The presentation at the June 16th meeting is "Visually and Physically Realistic Ray-tracing Simulations of Earth, Moon, and Sky" by Steve Albers, NOAA
Steve Albers received his BSc in Physics from the State Univ. of New York at Albany (1978), and MS (1986) in Atmospheric Science from the University of Oklahoma.
Between 1976 and 1977 he worked as part of the Viking Intern program connected with the Jet Propulsion Laboratory and Brown University. He did some image processing of Viking Mars Lander Images at JPL's Image Processing Laboratory as part of the Viking Lander Imaging Team. He also performed some data reduction for the Meteorology Team. In 1979 he wrote an article for Sky and Telescope about Mutual Planetary Occultations. This led to the serendipitous discovery in 1980 that Galileo actually saw Neptune in the 1600s. Steve received the R.R Newton Award from the International Journal of Scientific History in 2009 in recognition of his role.
During the summers from 1980-1985 Steve worked as a Field Meteorologist for the North Dakota Cloud Modification Project, directing hail suppression and rain enhancement cloud seeding with a fleet of six aircraft utilizing ice nucleation seeding materials and operating an Enterprise WR-100 5cm weather radar. Between 1983 and 1985 he worked as a Research Assistant at the School of Meteorology, University of Oklahoma. His research topic was the development of a statistical severe weather forecast package. He served as a Teaching Assistant for Meteorological Measurements and did some storm chasing.
In 1994 Steve was featured in a Sky and Telescope article about image processing of solar eclipse pictures, and his photography and imaging work has appeared in numerous books and publications. Journal articles and conference presentations on diverse topics have been given.
Since 1986 Steve has worked at various NOAA facilities in Boulder, CO, including the PROFS program, Forecast Systems Laboratory, and the Earth System Research Laboratory. In this context he came on-board CIRA in 1989. His work includes extensive development and implementation of meteorological analyses of wind, clouds, temperature, and microphysical variables for the Local Analysis and Prediction System. A variety of remotely sensed and in-situ data are ingested, quality controlled, and merged in the analyses. The analyses are used for initializing NWP models and are displayed on workstations for nowcasting, and they are fielded at ESRL, other government agencies as well as private companies. He has worked on satellite image processing algorithms, including photometric correction that depends on viewing geometry, as well as image processing to produce global planetary, meteorological, and geophysical maps using IDL and other display software for NOAA's Science On A Sphere TM (SOS). Steve gives SOS presentations and daily weather briefings. Steve developed a ray-tracing package to produce visually and physically realistic imagery from atmospheric and geophysical model data. He's participated in meteorological workstation and World Wide Web display software. Radar experience includes development of radar Doppler velocity de-aliasing algorithm, testing and evaluation of algorithms to be run on the Next Generation Weather Radar (NEXRAD), and radar data interfacing with numerical prediction models.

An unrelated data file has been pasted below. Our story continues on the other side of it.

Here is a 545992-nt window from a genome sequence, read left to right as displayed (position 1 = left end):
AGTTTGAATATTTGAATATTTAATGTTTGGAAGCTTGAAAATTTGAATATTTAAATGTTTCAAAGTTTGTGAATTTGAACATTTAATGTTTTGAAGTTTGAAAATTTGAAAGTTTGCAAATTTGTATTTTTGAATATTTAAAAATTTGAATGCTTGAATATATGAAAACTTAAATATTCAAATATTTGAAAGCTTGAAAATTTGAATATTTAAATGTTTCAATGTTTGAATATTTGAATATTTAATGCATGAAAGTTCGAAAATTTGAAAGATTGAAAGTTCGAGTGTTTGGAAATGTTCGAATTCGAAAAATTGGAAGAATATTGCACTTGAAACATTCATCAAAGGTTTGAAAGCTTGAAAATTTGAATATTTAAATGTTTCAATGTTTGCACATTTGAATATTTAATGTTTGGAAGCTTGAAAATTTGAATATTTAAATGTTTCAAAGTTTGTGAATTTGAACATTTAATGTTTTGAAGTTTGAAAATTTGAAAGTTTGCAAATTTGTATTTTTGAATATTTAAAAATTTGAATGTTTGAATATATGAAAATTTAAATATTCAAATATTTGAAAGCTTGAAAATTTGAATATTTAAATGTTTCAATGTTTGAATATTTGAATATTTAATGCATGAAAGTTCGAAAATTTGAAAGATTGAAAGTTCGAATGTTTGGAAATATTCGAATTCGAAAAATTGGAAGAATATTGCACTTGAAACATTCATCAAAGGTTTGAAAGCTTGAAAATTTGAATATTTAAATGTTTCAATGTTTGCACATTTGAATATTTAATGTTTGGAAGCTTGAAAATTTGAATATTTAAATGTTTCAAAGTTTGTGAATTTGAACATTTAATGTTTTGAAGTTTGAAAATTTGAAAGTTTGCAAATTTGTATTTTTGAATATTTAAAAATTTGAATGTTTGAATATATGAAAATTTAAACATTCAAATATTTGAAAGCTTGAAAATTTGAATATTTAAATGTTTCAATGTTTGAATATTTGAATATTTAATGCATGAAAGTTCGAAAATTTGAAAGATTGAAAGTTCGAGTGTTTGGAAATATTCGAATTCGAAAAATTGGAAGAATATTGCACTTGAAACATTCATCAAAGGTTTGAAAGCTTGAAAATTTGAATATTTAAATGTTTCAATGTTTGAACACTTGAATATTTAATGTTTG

The meeting will be at the IHOP Restaurant, 2040 Ken Pratt Boulevard, Longmont. Please join us for coffee, dinner, or just desert around 6 pm; The general meeting and presentation will begin at 7 pm.